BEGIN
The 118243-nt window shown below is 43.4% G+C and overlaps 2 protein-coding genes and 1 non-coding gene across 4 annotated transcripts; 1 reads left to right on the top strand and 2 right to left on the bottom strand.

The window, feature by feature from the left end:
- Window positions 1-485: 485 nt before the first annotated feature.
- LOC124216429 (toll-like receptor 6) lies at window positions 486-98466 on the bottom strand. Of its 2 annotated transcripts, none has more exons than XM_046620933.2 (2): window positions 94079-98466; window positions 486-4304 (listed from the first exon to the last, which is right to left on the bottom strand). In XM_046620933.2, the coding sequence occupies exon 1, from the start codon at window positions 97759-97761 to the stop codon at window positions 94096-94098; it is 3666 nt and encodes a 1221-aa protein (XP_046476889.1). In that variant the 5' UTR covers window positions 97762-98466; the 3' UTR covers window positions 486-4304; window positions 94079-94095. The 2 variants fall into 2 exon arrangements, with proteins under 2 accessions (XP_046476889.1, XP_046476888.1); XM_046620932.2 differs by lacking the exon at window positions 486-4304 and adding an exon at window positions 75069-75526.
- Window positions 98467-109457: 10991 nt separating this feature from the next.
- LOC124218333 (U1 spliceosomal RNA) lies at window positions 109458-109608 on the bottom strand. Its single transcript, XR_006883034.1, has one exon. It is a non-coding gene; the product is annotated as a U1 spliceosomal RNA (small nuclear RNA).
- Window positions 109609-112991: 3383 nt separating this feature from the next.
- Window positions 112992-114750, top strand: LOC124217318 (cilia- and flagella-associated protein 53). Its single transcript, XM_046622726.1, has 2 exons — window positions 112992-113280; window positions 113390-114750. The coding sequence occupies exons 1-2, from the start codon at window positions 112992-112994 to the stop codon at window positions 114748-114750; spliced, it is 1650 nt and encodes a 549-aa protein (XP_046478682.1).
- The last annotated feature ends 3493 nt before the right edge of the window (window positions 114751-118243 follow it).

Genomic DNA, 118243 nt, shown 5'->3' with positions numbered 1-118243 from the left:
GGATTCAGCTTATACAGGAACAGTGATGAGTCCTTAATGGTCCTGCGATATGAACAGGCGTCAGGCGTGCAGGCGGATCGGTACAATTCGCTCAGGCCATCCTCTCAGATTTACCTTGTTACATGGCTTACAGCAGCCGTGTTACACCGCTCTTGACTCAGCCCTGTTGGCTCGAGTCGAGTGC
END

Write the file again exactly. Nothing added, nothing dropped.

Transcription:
The 118243-nt window shown below is 43.4% G+C and overlaps 2 protein-coding genes and 1 non-coding gene across 4 annotated transcripts; 1 reads left to right on the top strand and 2 right to left on the bottom strand.

The window, feature by feature from the left end:
- Window positions 1-485: 485 nt before the first annotated feature.
- LOC124216429 (toll-like receptor 6) lies at window positions 486-98466 on the bottom strand. Of its 2 annotated transcripts, none has more exons than XM_046620933.2 (2): window positions 94079-98466; window positions 486-4304 (listed from the first exon to the last, which is right to left on the bottom strand). In XM_046620933.2, the coding sequence occupies exon 1, from the start codon at window positions 97759-97761 to the stop codon at window positions 94096-94098; it is 3666 nt and encodes a 1221-aa protein (XP_046476889.1). In that variant the 5' UTR covers window positions 97762-98466; the 3' UTR covers window positions 486-4304; window positions 94079-94095. The 2 variants fall into 2 exon arrangements, with proteins under 2 accessions (XP_046476889.1, XP_046476888.1); XM_046620932.2 differs by lacking the exon at window positions 486-4304 and adding an exon at window positions 75069-75526.
- Window positions 98467-109457: 10991 nt separating this feature from the next.
- LOC124218333 (U1 spliceosomal RNA) lies at window positions 109458-109608 on the bottom strand. Its single transcript, XR_006883034.1, has one exon. It is a non-coding gene; the product is annotated as a U1 spliceosomal RNA (small nuclear RNA).
- Window positions 109609-112991: 3383 nt separating this feature from the next.
- Window positions 112992-114750, top strand: LOC124217318 (cilia- and flagella-associated protein 53). Its single transcript, XM_046622726.1, has 2 exons — window positions 112992-113280; window positions 113390-114750. The coding sequence occupies exons 1-2, from the start codon at window positions 112992-112994 to the stop codon at window positions 114748-114750; spliced, it is 1650 nt and encodes a 549-aa protein (XP_046478682.1).
- The last annotated feature ends 3493 nt before the right edge of the window (window positions 114751-118243 follow it).

Genomic DNA, 118243 nt, shown 5'->3' with positions numbered 1-118243 from the left:
GGATTCAGCTTATACAGGAACAGTGATGAGTCCTTAATGGTCCTGCGATATGAACAGGCGTCAGGCGTGCAGGCGGATCGGTACAATTCGCTCAGGCCATCCTCTCAGATTTACCTTGTTACATGGCTTACAGCAGCCGTGTTACACCGCTCTTGACTCAGCCCTGTTGGCTCGAGTCGAGTGC